Make us your home page
Instagram

American Momentum Bank of Tampa buys assets of two failed banks

Tampa Bay was the center of the latest banking upheaval Friday as one local bank failed and another swept in to buy its assets along with those of another bank.

Southshore Community Bank of Apollo Beach and Sarasota-based LandMark Bank of Florida were both closed by the Florida Office of Financial Regulation Friday.

American Momentum Bank of Tampa agreed to purchase the assets of both failed institutions under a deal with the Federal Deposit Insurance Corp., which had been appointed as receiver.

American Momentum, founded by Texas cable, banking and construction entrepreneur Don Adam, had good timing. It opened in late 2006, largely missing the real estate build-up that quickly turned into a bust, saddling many community banks with problem loans.

Southshore Community Bank has long been viewed as vulnerable to failure. It's one of eight area banks that received the lowest "zero-star" rating in the latest analysis by ratings firm Bauer Financial.

As of March 31, Southshore Community had about $46.3 million in assets and $45.3 million in deposits; LandMark Bank had total assets of $275 million and $246.7 million in deposits.

Southshore had two branches, and LandMark had six. All eight branches will reopen during normal business hours beginning Saturday as branches of American Momentum. Deposits will continue to be covered up to FDIC limits.

The two banks were the eighth and ninth Florida institutions to fail so far this year. A total of 57 banks nationwide have failed since January.

American Momentum Bank of Tampa buys assets of two failed banks 07/22/11 [Last modified: Friday, July 22, 2011 8:45pm]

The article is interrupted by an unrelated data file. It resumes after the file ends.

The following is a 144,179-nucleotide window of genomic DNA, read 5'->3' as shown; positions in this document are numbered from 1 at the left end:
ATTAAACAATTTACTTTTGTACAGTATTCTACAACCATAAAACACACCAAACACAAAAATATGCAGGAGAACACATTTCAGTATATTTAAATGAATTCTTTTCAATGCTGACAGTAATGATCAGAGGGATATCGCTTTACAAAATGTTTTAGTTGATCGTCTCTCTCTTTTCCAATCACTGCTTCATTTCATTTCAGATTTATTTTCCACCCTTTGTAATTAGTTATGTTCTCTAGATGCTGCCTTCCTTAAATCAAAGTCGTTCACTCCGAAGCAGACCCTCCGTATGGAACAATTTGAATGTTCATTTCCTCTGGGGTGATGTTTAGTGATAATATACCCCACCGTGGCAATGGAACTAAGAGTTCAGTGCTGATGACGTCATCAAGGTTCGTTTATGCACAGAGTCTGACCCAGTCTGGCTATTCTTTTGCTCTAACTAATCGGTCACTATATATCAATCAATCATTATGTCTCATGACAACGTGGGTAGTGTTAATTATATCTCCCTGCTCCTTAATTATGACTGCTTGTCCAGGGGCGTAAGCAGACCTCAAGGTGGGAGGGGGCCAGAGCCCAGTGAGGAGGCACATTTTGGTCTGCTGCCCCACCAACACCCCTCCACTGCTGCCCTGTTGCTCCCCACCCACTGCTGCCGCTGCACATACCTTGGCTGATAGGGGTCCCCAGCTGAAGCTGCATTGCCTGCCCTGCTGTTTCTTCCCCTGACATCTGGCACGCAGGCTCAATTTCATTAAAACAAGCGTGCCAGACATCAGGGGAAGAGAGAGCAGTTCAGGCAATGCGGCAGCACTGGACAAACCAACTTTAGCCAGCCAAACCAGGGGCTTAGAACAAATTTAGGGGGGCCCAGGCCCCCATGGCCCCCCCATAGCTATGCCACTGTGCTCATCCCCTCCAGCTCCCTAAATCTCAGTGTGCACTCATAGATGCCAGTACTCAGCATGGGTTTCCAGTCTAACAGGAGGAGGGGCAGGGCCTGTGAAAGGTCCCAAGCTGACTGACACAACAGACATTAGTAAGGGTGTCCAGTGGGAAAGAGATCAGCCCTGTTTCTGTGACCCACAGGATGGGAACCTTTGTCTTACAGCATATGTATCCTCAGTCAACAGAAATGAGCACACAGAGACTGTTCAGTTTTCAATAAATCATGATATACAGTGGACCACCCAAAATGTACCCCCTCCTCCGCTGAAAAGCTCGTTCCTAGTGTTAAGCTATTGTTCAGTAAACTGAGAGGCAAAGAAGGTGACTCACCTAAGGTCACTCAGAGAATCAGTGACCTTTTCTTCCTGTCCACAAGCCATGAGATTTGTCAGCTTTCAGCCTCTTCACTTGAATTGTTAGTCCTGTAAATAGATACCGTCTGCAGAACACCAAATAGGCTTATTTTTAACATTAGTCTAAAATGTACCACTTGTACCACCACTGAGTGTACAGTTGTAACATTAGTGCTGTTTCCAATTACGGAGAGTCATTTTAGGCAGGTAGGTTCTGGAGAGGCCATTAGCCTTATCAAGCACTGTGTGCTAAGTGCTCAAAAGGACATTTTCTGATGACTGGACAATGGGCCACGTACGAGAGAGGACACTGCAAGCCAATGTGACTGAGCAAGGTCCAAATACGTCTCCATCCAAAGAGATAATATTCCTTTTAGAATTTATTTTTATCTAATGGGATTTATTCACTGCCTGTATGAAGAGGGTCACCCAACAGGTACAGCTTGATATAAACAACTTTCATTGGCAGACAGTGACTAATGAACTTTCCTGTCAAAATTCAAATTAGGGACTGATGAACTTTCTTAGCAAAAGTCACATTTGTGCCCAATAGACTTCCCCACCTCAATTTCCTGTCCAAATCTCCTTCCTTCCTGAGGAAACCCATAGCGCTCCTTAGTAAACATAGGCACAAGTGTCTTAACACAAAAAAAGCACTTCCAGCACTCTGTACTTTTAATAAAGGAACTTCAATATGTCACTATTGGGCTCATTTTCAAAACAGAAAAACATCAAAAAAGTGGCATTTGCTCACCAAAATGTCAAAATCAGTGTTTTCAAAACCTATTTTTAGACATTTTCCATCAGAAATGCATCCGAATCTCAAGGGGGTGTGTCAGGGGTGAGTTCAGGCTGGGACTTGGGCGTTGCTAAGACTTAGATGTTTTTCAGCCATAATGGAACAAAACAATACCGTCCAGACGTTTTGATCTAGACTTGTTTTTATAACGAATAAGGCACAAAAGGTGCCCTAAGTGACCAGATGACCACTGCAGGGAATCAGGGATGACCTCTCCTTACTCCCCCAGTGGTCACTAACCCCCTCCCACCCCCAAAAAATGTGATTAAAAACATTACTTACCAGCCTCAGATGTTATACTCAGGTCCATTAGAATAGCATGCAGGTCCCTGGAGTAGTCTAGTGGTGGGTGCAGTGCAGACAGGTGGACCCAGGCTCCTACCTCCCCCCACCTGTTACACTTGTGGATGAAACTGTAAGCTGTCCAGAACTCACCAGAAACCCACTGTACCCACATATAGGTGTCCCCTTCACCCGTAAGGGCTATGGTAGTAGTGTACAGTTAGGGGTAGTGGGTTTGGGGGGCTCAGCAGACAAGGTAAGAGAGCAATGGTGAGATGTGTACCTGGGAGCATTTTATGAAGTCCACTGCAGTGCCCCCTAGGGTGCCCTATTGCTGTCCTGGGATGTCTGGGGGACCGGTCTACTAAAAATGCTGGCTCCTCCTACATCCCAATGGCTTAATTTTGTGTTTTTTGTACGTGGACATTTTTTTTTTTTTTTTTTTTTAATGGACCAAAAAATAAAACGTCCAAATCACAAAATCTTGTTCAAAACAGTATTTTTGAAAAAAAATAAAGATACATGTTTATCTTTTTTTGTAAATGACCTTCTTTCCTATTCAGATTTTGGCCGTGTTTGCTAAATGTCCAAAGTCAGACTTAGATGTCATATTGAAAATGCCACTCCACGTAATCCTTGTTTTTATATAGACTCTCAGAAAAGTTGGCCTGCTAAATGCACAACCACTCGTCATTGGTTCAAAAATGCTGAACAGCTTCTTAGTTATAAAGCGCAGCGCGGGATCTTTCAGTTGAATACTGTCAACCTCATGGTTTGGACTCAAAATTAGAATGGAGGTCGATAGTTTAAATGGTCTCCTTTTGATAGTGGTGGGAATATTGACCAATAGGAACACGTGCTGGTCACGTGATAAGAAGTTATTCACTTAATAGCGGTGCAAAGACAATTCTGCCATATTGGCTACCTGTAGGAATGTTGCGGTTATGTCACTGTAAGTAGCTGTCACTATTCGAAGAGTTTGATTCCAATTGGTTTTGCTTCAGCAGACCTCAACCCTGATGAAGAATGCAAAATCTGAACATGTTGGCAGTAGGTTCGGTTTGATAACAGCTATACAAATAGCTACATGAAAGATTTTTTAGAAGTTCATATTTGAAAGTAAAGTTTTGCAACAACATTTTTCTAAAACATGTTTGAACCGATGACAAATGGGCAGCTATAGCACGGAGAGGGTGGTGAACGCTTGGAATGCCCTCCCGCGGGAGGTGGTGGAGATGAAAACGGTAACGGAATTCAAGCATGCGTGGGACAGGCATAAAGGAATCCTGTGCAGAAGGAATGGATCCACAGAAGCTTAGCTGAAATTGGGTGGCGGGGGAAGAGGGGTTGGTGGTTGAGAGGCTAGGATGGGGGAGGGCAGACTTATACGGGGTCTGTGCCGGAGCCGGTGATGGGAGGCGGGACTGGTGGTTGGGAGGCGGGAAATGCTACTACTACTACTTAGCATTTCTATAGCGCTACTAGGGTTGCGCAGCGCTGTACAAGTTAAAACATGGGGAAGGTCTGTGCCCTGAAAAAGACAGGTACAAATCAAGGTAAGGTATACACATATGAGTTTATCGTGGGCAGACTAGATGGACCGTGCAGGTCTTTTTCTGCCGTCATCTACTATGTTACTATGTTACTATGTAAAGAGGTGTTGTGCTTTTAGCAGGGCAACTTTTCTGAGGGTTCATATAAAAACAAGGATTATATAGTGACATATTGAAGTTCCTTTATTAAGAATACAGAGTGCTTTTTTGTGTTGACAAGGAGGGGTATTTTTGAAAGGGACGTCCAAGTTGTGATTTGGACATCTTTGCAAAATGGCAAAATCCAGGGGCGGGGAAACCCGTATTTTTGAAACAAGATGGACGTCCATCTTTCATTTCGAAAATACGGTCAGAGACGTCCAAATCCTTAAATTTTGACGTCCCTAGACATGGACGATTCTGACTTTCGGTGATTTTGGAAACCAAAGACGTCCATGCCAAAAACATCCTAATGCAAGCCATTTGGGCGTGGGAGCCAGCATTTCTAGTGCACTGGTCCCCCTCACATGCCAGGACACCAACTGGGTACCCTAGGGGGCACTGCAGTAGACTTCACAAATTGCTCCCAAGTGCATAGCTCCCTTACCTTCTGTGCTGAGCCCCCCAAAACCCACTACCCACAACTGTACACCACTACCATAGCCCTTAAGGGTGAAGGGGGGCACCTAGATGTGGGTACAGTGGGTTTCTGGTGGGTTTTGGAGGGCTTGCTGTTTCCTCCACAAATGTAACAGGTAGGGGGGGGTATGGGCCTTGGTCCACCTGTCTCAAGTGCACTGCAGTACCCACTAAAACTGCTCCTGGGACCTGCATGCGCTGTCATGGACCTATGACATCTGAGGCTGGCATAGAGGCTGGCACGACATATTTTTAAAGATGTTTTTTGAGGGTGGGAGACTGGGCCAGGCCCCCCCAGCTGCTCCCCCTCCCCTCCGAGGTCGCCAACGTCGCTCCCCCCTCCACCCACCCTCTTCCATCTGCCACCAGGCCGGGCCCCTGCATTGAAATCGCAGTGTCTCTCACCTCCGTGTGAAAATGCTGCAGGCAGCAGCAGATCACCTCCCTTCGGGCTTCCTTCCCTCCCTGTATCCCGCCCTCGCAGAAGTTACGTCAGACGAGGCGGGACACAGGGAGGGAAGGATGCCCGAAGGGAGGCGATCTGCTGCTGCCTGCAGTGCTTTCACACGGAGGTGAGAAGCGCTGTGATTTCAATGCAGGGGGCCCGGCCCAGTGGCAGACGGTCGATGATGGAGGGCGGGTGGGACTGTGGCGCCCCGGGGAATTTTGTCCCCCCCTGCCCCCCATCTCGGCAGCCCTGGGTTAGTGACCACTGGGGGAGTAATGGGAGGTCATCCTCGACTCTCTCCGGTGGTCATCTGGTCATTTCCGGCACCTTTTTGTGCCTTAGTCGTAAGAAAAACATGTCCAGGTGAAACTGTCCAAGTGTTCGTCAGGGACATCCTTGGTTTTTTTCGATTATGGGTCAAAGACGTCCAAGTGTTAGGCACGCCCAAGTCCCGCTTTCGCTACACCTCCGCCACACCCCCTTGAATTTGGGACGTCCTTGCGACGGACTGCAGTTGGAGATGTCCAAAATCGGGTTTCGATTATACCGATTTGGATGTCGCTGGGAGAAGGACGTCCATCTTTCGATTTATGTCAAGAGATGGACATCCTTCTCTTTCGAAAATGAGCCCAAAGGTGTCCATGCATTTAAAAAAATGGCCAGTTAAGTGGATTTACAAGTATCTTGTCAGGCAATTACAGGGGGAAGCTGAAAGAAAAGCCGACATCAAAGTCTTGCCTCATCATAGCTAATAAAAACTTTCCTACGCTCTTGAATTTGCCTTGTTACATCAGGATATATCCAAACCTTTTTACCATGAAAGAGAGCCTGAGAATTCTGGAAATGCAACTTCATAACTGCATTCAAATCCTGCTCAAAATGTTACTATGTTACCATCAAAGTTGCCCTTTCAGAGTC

Photo reprints | Article reprints

© 2017 Tampa Bay Times

    

Join the discussion: Click to view comments, add yours

Loading...
  1. Air bag recalls, lawsuits lead Takata to file for bankruptcy

    Autos

    Shattered by recall costs and lawsuits, Japanese air bag maker Takata Corp. filed Monday for bankruptcy protection in Tokyo and the U.S., saying it was the only way it could keep on supplying replacements for faulty air bag inflators linked to the deaths of at least 16 people.

    Japanese air bag maker Takata Corp. CEO Shigehisa Takada bows during a press conference in Tokyo on Monday. Takata has filed for bankruptcy protection in Tokyo and the U.S., overwhelmed by lawsuits and recall costs related to its production of defective air bag inflators.
[(AP Photo/Shizuo Kambayashi]
  2. Airbag maker Takata bankruptcy filing expected in Japan, U.S.

    Corporate

    DETROIT — Japanese airbag maker Takata Corp. has filed for bankruptcy protection in Tokyo and the U.S., overwhelmed by lawsuits and recall costs related to its production of faulty air bag inflators.

  3. Federal agencies demand records from SeaWorld theme park

    Tourism

    ORLANDO — Two federal agencies are reportedly demanding financial records from SeaWorld.

    Killer whales Ikaika and Corky participate in behaviors commonly done in the wild during SeaWorld's Killer Whale educational presentation in this photo from Jan. 9. SeaWorld has been subpoenaed by two federal agencies for comments that executives and the company made in August 2014 about the impact from the "Blackfish" documentary. 
[Nelvin C. Cepeda/San Diego Union-Tribune/TNS]
  4. Legalized medical marijuana signed into law by Rick Scott

    State Roundup

    TALLAHASSEE — Gov. Rick Scott on Friday signed into law a broader medical marijuana system for the state, following through on a promise he made earlier this month.

    Gov. Rick Scott signed legislation on Friday that legalizes medical marijuana in Florida.
  5. Line of moms welcome Once Upon A Child to Carrollwood

    Business

    CARROLLWOOD — Strollers of all shapes and sizes are lined up in front of the store, and inside, there are racks of children's clothing in every color of the rainbow.

    At Once Upon A Child, you often as many baby strollers outside as you find baby furniture and accessories. It recently opened this location in Carrollwood. Photo by Danielle Hauser